7 May 1954, Washington DC, USA
A few hours ago, Dien Bien Phu has fallen. Its defense of fifty-seven days and nights will go down in history as one of the most heroic of all time. The defenders composed of French and native forces, inflicted staggering losses on the enemy. And the French soldiers showed that they have not lost either the will or the skill to fight even under the most terrible conditions. And it showed that Vietnam can produce soldiers who have the qualities needed to enable them to defend their country. An epic battle has ended. But great causes have before now been won out of lost battles. The Chinese communists have been supplying the forces of the Viet Minh rebels with munitions and trucks and anti-aircraft guns, radar, technical equipment and technical advisers. They have, however, stopped short of open armed intervention. And in this respect, they may have been deterred by the warnings which the United States has given that such open intervention would lead to grave consequences which might not be confined to Indochina. Accordingly, we are ready to take part with the other countries principally concerned in an examination of the possibility of establishing a collective defense within the framework of the Charter of the United Nations to seek the peace, security and freedom of Southeast Asia and the Western Pacific. And I feel that that unity of purpose still persists. And that such a tragic event as the fall of Dien Bien Phu will harden, and not weaken our purpose to stay united. Today the United States and the other countries immediately concerned are giving careful consideration to the establishment of a collective defense. Conversations are taking place among us. There are many problems; we must agree on just who will take part in the united defense effort and just what the different commitments will be.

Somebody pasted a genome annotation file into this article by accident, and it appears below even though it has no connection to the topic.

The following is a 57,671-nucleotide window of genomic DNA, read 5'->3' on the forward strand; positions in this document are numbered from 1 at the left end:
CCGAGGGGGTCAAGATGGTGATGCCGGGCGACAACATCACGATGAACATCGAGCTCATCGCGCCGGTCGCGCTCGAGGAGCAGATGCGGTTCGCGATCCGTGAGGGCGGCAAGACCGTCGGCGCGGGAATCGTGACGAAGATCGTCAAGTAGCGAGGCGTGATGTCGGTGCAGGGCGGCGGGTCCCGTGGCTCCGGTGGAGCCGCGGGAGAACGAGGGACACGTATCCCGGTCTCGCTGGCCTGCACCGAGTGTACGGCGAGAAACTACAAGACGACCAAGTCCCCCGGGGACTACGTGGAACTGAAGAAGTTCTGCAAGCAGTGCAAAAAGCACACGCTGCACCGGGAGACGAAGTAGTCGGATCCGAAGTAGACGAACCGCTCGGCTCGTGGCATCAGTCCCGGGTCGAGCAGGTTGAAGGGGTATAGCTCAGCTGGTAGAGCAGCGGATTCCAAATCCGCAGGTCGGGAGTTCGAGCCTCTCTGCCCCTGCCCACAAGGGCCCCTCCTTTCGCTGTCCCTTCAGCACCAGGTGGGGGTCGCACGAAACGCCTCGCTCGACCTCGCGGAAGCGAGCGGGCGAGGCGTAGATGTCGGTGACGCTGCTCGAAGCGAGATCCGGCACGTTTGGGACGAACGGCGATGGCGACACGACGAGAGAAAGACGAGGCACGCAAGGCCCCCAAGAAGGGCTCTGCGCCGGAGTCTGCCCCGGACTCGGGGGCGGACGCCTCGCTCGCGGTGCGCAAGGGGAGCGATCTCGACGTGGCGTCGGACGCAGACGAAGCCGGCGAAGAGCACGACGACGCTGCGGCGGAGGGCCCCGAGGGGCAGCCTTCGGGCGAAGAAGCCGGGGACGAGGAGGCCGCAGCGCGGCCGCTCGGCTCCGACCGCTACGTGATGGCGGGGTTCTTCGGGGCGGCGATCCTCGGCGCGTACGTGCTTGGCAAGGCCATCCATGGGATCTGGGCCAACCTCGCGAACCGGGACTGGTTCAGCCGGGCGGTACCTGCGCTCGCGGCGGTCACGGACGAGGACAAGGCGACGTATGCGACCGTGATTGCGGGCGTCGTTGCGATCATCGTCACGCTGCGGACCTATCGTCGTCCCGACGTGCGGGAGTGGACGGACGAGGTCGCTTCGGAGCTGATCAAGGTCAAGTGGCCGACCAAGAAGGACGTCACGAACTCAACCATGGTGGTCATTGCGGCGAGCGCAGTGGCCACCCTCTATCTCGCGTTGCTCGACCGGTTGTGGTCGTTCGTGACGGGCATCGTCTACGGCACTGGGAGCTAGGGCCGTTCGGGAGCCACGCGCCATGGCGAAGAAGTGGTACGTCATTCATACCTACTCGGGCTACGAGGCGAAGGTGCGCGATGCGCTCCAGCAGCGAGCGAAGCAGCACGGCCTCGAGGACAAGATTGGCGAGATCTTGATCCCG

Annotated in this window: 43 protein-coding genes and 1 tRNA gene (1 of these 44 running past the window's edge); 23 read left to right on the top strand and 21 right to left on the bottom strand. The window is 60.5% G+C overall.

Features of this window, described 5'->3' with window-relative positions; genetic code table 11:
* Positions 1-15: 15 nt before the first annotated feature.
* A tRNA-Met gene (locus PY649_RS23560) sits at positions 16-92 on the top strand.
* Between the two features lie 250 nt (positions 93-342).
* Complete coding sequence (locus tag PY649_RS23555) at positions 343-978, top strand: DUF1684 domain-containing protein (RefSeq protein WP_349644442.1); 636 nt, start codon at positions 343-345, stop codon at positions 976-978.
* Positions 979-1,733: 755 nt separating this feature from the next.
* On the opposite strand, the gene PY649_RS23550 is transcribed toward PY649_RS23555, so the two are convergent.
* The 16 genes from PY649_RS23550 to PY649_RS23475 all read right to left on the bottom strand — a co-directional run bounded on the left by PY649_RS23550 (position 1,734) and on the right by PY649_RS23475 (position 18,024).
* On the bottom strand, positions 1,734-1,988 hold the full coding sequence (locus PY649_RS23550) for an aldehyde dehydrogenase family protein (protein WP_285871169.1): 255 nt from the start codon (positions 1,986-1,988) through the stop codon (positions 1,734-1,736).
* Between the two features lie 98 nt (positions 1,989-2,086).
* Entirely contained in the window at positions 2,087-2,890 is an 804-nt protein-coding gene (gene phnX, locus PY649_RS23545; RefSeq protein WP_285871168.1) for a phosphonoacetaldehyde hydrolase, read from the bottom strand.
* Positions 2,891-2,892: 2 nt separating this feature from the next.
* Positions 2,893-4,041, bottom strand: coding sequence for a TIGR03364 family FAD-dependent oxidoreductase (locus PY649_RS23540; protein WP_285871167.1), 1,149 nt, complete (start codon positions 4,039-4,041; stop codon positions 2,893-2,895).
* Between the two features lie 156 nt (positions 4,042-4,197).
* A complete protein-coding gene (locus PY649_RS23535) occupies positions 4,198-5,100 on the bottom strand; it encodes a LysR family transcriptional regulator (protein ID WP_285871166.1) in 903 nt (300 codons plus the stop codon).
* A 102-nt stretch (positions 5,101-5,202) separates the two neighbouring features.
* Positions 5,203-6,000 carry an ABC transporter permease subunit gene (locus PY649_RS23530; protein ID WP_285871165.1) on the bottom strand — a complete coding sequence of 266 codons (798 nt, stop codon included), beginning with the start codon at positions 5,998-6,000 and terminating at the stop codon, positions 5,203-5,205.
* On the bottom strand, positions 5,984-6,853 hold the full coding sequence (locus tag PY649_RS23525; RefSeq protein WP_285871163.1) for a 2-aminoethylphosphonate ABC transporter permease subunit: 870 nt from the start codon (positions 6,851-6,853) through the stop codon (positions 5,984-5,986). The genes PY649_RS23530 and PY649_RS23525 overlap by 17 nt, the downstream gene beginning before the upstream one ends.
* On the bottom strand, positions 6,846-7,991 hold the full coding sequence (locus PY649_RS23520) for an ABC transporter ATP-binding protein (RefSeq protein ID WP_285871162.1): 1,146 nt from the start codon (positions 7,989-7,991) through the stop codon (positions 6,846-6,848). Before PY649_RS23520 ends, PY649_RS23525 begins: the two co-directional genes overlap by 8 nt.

An also I frankly recognize that difficulties have been encountered. But also I say that this was to be expected. Because the complexity of the problem is great, so great indeed that as I pointed out it was only possible in the last few months even to get started on this project. And under all the circumstances, I feel that very good progress is being made. And I feel confident that the outcome will be such that Communist aggression will not be able to gain in Southeast Asia the results that it seeks.
This common defense may involve serious commitments by us all. But free people will never remain free if they are not willing, if need be, to fight for their vital interests. Furthermore, vitals interests can no longer be protected merely by local defense. The key to successful defense, and the key to deterring attack is association with others for mutual defense. That is what the United States seeks in Southeast Asia.